Fake rice? Eat organic rice

July 8th, 2015 by

DAVAO CITY — Organic food advocates here are encouraging local consumers to try out different varieties of organically grown rice in the local market amidst the growing concern about “fake” rice in the market.

On Sunday, Davao City Mayor Rodrigo Duterte ordered the Crime Investigation and Detection Group (CIDG) to investigate the alleged fake rice.

Rice retailers were also warned by Duterte saying that they will be held accountable if proven that they are selling fake rice.

Duterte said traders should “know their trade”.

“I will not forgive you. If someone (dies), I will sue you,” said Duterte.

Duterte said that illegal suppliers will be charged with economic sabotage under the Anti-Agricultural Smuggling Act.

The Go Organic Davao City network said organically grown rice varieties are healthier options.

“Not only are these organically grown by local farmers, but these rice varieties also have more fiber and nutrients than the average white rice,” said GoDC member Joy Enriquez.

GoDC in its statement said white rice is produced by taking out the bran and germ layer of the rice kernel.

“In contrast, brown rice is produced by taking off its outer layer, called the hull, and leaving the bran and germ layers intact. Almost 90% of the dietary fiber and nutrients such as manganese, niacin, potassium and other essential fats are found in the bran and germ layers,” said GoDC.

Enriquez said that “local organic rice producers like Metsa, Masipag and BiosDynamis have stringent quality control mechanisms which guarantee that their rice produce is organically produced, safe and nutritious to eat.”

“For instance, Masipag’s organic rice is Participatory Guarantee System (PGS)-certified, which means that it has been guaranteed by a local network of organic farmer groups that the rice is organically grown,” Enriquez said.

Enriquez said Masipag has 2,200 organic rice varieties which are “safe, nutritious and grown by its member organic farmers in Mindanao and the rest of the country.”

The group called on agencies like the Bureau of Customs (BOC), Department of Trade and Industry (DTI) and Department of Agriculture (DA) to immediately implement steps to stop the entry of synthetic rice in the local markets.

“This situation is inhumane,” said GODC member and Idis Advocacy Coordinator Chinkie Pelino.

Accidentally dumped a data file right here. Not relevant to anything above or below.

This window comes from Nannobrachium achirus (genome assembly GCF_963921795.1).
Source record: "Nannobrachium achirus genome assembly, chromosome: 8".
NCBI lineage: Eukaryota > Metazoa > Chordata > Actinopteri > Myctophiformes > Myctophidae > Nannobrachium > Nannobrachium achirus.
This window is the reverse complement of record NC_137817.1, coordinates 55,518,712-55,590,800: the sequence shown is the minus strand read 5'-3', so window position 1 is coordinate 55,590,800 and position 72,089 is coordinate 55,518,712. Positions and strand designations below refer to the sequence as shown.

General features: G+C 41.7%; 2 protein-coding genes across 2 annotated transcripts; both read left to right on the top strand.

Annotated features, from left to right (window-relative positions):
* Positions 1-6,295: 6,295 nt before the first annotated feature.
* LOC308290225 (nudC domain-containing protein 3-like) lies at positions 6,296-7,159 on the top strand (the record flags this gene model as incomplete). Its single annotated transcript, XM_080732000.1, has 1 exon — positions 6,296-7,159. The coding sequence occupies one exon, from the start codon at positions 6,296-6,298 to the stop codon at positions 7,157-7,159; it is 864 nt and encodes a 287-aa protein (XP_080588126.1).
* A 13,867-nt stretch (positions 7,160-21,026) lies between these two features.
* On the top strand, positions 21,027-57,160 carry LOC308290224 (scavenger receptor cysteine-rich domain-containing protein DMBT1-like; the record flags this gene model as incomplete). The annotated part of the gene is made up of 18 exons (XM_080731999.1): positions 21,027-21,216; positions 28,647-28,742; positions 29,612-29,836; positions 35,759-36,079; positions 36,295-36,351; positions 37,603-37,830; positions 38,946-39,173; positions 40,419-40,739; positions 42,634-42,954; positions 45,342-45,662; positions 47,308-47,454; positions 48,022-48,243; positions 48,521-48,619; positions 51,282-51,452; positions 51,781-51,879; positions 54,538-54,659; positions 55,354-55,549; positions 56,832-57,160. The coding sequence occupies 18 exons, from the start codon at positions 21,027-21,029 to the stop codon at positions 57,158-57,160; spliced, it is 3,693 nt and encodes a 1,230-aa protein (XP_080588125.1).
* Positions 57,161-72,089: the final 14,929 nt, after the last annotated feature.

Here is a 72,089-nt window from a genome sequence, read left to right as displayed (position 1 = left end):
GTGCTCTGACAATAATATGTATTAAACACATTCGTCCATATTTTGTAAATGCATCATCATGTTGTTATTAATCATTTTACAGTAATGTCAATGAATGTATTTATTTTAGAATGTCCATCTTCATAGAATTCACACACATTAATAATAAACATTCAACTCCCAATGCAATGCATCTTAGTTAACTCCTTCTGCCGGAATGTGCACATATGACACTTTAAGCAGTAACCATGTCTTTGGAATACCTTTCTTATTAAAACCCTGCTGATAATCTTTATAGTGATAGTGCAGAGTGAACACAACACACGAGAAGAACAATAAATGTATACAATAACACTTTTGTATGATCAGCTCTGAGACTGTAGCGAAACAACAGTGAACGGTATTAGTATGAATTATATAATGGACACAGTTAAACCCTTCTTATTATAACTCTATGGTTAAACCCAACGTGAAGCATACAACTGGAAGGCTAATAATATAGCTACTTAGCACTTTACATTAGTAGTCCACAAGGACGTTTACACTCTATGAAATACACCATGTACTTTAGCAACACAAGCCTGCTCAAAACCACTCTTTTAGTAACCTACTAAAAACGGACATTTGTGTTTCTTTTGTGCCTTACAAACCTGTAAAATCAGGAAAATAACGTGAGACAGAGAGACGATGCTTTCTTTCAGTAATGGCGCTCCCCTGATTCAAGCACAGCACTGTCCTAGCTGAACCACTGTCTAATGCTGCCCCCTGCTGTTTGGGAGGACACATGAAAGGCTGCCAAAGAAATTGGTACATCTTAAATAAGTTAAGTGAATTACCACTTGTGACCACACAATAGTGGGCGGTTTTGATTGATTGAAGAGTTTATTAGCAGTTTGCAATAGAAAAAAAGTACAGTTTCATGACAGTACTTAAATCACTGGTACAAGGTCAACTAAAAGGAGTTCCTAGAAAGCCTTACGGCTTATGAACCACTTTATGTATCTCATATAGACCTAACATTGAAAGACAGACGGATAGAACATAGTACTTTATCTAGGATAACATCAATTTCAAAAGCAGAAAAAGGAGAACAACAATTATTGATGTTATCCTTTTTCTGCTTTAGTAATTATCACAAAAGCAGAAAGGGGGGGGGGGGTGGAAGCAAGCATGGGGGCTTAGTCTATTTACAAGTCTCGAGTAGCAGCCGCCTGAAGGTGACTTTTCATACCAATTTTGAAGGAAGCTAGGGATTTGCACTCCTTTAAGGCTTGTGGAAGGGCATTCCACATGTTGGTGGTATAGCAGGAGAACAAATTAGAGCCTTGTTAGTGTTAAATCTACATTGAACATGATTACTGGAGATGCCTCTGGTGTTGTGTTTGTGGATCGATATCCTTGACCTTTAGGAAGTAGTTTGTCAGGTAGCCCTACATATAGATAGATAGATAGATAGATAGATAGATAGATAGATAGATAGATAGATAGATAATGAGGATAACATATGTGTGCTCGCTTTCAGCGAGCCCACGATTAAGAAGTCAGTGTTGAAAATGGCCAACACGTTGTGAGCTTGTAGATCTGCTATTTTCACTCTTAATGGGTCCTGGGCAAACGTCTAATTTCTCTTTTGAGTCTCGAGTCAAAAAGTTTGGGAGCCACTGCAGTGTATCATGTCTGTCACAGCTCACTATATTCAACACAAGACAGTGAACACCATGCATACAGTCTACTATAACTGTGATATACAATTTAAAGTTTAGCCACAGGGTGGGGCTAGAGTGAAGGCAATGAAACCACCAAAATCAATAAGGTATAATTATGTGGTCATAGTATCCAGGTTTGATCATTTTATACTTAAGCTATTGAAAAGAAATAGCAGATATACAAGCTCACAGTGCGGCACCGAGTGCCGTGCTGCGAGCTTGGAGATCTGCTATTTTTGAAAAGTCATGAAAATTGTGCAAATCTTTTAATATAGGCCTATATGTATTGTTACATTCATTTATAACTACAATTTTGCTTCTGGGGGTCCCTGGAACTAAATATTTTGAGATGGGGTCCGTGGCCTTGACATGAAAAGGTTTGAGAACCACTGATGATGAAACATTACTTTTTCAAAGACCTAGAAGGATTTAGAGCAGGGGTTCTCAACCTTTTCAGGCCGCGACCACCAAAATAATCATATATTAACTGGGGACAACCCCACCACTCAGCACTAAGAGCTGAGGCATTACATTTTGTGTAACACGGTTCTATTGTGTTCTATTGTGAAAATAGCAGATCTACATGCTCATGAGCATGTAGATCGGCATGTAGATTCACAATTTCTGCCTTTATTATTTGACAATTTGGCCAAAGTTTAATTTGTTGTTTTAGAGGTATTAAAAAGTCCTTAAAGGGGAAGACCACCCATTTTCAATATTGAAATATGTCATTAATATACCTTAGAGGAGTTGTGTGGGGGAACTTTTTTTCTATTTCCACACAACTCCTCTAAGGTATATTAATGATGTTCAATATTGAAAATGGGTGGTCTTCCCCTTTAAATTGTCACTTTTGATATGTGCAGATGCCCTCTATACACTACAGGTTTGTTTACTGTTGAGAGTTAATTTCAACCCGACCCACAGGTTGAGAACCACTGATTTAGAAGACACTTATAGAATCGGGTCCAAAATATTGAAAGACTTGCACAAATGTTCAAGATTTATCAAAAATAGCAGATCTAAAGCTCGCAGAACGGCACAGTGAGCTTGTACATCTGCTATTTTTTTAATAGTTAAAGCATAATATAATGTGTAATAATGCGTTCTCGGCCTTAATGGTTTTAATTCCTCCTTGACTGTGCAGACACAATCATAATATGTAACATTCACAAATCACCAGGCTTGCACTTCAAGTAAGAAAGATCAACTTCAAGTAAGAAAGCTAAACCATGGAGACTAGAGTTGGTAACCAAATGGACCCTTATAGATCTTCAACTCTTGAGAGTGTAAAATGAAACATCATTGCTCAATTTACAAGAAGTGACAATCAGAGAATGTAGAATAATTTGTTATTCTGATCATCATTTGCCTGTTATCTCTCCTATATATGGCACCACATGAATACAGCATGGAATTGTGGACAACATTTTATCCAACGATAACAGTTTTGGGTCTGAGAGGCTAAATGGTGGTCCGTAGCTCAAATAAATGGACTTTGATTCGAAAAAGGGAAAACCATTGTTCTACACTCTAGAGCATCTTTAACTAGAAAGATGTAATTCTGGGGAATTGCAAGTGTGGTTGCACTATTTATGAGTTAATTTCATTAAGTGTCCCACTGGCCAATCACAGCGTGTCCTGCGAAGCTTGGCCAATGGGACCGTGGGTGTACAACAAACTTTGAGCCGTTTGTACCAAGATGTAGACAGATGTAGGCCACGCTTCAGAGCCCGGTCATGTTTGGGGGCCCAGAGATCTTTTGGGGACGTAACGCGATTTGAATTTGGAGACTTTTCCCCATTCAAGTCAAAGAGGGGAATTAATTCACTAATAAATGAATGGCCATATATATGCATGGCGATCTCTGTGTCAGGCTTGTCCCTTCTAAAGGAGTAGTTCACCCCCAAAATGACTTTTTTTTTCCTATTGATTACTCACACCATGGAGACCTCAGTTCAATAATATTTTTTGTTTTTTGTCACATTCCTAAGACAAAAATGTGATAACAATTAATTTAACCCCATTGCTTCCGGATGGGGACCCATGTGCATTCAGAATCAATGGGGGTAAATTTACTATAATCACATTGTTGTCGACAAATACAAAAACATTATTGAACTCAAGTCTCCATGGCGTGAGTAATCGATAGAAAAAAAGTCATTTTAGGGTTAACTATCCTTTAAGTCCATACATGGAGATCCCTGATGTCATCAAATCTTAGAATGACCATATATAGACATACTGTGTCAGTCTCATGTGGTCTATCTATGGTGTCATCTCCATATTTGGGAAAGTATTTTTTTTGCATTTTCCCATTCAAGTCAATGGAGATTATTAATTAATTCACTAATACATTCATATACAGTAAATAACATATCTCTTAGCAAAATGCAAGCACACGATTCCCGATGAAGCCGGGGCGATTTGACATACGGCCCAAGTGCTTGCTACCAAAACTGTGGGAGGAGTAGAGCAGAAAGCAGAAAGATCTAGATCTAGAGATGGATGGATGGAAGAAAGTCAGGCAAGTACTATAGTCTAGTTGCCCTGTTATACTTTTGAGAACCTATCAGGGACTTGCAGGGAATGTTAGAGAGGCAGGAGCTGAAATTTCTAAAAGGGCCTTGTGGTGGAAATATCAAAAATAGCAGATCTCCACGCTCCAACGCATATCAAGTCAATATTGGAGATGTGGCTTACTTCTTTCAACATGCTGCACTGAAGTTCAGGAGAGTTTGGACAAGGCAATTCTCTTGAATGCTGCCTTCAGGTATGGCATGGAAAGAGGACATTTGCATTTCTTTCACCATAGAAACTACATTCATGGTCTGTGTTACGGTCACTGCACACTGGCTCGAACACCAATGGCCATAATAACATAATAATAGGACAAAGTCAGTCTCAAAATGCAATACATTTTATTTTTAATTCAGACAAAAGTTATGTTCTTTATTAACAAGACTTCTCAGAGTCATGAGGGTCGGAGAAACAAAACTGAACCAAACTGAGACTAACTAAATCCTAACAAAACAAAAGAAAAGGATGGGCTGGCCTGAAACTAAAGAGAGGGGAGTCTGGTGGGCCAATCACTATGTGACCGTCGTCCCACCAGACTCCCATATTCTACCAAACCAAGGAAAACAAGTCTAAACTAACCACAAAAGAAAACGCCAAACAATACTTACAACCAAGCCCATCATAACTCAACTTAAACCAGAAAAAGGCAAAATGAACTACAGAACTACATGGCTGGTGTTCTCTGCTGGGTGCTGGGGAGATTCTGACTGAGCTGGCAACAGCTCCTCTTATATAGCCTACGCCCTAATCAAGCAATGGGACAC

“It’s a slap in the face of a poor laborer who toils for his meager daily income so that he can buy rice for his hungry family, only to find out that the rice is fake and toxic,” Pelino said.

Pelino also said that local government units should intensify support for local rice production.

“We shouldn’t be dependent on importation. Only by supporting our local rice farmers can we ensure food sufficiency for our families and communities.”, she added.

Meanwhile, Councilor Mary Joselle Villafuerte, City Council chair for the Committee on Health wanted the BOC to join a committee hearing on Wednesday to investigate the possible sources of the alleged fake rice.

Villafuerte in a press briefing on Tuesday said the fake rice possibly came from the auction conducted by the BOC.

Villafuerte, together with Councilor Marissa Salvador-Abella, chairman of the Committee on Agriculture and Food , will conduct the said hearing. She said they have also invited the DA, Food and Drug Administration (FDA), National Food Authority (NFA), and Department of Health (DOH).

Villafuerte said she wants to know if the DA was present during the BOC auction to “test the rice” before it is sold to the market.

Villafuerte said that they are also requesting the BOC to suspend auctions “pending the result of the (test) on the rice in the market.”

She said that they would like to prevent the smuggled rice from reaching the market.

Villafuerte said they will create a team that will inspect warehouses of the traders, wholesalers, and retailers of rice to get sample. (Zea C. Capistrano, Davao Today, with reports from Lora Mae Bargamento and Dyanarha Lavadia, Davao Today Interns)